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Time to deal with Derry's 'lazy' attitude - Barton - The Irish News
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Time to deal with Derry's 'lazy' attitude - Barton

New Derry manager Damian Barton at Owenbeg on Monday night
Picture: Margaret McLaughlin  
Brendan Crossan in Owenbeg

THERE’S a new sheriff in Derry. Damian Barton, a lauded member of the class of ’93, was unveiled to the media in Owenbeg last night and he left reporters in no doubt of who’s in charge and what it will take to wear the Oak Leaf jersey next year.

In his 31-minute round-table press conference, Barton (53) seemed dismayed by player apathy in his native county in recent years and believed it was time to instil a new set of “values” in the county team. During the most candid of debut interviews, the Newbridge clubman delivered a scathing assessment of the 2015 squad and the “very lazy attitude” they adopted that saw them relegated to Division Two.

“I thought that last year players adopted a very lazy attitude and I think that it was very difficult for the management,” he said.

“They [the players] had a perception that they over-worked the year before [2014] and that they peaked too early. Well, I just can’t understand what peaking too early means. They changed [approach] last year at the behest of the players and so it went, and stuttered. I think the players have to accept a lot of responsibility for that.”

After Derry defeated Down in the Ulster Championship this summer they fell to Donegal in the semi-finals. They eased past Wexford in the All-Ireland Qualifiers before losing to Galway in Salthill in the next round.

Known in managerial circles as a strict disciplinarian, the 1993 All-Ireland winning centre-forward is keen to create a ‘Club Derry’ scenario and stressed the importance of getting things right in his first year in charge.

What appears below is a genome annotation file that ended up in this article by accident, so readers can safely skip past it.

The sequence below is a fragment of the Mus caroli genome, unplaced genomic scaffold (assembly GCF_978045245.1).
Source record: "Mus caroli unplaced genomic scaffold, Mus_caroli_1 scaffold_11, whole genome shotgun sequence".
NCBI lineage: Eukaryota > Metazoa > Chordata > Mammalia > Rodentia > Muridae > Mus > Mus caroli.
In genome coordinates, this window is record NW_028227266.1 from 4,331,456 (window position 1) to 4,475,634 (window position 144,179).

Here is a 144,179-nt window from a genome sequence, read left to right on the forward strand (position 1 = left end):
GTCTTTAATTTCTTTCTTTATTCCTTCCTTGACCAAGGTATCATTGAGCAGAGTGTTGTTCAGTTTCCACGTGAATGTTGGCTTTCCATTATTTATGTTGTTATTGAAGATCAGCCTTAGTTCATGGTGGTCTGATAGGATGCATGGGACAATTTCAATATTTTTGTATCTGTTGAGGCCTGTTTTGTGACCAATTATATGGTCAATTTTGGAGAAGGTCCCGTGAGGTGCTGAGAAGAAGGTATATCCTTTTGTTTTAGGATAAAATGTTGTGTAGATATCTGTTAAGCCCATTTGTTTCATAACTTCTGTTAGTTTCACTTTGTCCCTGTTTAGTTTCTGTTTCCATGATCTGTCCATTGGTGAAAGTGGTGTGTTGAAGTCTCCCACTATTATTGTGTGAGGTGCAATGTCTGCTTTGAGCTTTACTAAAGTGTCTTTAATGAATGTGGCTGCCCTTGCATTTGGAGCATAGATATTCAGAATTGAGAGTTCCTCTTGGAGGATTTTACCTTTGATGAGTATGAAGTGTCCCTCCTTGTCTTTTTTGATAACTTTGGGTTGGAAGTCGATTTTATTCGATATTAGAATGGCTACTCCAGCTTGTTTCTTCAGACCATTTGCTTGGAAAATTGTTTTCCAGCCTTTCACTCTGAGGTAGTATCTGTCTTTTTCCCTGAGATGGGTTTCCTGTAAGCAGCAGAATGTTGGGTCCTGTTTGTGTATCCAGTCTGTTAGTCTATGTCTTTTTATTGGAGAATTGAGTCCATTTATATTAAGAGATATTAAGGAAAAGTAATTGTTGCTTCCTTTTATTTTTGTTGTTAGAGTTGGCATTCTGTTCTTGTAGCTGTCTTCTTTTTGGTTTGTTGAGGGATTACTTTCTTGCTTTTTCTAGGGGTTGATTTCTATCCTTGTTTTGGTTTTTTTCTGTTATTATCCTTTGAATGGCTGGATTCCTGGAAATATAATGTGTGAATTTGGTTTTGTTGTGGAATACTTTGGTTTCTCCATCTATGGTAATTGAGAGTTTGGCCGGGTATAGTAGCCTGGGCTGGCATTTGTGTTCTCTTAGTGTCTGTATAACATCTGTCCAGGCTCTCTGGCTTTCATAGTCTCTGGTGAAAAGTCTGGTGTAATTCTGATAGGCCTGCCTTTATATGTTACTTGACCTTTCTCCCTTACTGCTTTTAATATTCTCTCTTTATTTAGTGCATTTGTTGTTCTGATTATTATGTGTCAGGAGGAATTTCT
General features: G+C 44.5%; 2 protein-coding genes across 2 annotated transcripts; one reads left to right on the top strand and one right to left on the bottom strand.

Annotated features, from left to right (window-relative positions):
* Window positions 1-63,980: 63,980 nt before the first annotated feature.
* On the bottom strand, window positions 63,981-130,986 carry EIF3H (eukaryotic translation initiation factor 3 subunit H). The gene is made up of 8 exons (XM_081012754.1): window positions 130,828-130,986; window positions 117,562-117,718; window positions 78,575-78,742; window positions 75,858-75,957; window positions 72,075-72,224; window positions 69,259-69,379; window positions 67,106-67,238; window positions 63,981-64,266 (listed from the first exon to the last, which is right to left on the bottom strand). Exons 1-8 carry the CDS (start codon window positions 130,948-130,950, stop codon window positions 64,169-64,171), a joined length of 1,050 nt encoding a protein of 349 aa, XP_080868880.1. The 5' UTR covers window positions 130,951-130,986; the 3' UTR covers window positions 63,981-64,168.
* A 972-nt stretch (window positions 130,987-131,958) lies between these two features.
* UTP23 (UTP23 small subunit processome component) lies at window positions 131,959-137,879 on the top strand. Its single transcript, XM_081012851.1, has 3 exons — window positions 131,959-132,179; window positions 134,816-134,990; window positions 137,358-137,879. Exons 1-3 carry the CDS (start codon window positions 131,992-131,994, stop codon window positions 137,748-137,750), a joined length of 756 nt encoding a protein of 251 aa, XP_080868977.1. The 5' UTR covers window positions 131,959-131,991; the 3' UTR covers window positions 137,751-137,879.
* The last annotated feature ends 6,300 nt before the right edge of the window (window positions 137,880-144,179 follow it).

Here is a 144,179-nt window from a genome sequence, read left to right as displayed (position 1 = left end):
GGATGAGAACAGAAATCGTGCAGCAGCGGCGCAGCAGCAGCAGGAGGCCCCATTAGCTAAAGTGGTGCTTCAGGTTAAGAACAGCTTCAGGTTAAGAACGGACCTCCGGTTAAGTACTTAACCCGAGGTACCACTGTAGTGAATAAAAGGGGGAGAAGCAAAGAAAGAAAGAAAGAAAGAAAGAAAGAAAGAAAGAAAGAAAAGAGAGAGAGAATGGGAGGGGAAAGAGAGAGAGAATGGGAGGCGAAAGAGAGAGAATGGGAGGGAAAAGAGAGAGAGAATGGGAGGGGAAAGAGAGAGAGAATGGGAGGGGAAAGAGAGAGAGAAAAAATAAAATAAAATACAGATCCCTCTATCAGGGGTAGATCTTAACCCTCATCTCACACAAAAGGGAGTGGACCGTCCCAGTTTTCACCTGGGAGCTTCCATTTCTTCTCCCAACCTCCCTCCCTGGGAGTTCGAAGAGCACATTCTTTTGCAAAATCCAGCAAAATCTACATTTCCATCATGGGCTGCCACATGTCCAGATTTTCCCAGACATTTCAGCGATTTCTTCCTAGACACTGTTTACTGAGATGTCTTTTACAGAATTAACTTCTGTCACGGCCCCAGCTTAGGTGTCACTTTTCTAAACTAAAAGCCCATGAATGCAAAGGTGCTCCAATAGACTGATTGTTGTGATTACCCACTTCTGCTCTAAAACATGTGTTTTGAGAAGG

“I’m not doing this for any other reason unless I’m doing it right,” he said.

“I have one chance to get the first year of this job right. This is not a club team. I’ll be expected to get it right. I don’t want to look back next year and have wasted people’s time.”

He added: “I think the players need to realise that they have a huge responsibility. I’ll be expecting a buy-in from them. I’ll be expecting them to look back at their heritage. I have an appreciation, as you get older, where you come from.

“There are many great footballers who have represented Derry with great distinction; sometimes players forget what they’re representing. In the recent past, I think some of our players have forgotten that.”

The much-travelled Barton revealed former Tyrone player Brian McGuckin would be part of his backroom team and that Tony Scullion would be involved in an “advisory capacity, as will many of my colleagues from ’93. I won’t be afraid to lift the phone to some of them.”

On McGuckin’s strengths, he said: “Brian is young and ambitious and I like what he does and the relationship he strikes up with his players, and that’s a very important thing.”

Eoghan Bradley of Killyclogher is likely to be strength and conditioning coach while Barton has asked former Derry goalkeeper Mickey Conlon “to consider” coming on board as goalkeeping coach.

Former boss Brian McIver has been named Director of Football in the county.

On the former Ballinderry manager’s appointment, Barton said: “I don’t know the remit but I know Brian is a great fella and I have no doubt I will be asking his advice on some issues. 

“You can’t beat experience. Brian has managed Donegal and Derry and was involved in Down.”

Barton, who has managed Kilrea, Slaughtneil, Burren and UUJ, was linked to the Derry job on a couple of occasions over the last decade but admitted the timing wasn’t right.

“I had the opportunity eight or nine years ago and the circumstances weren’t right at that time. 

“It didn’t work out. It was something I always wanted to do. It’s a tremendous honour, a privilege. When I was asked it just felt right. You’ve a gut feeling and I wasn’t going to pass it by. I’m just happy to have the opportunity.”


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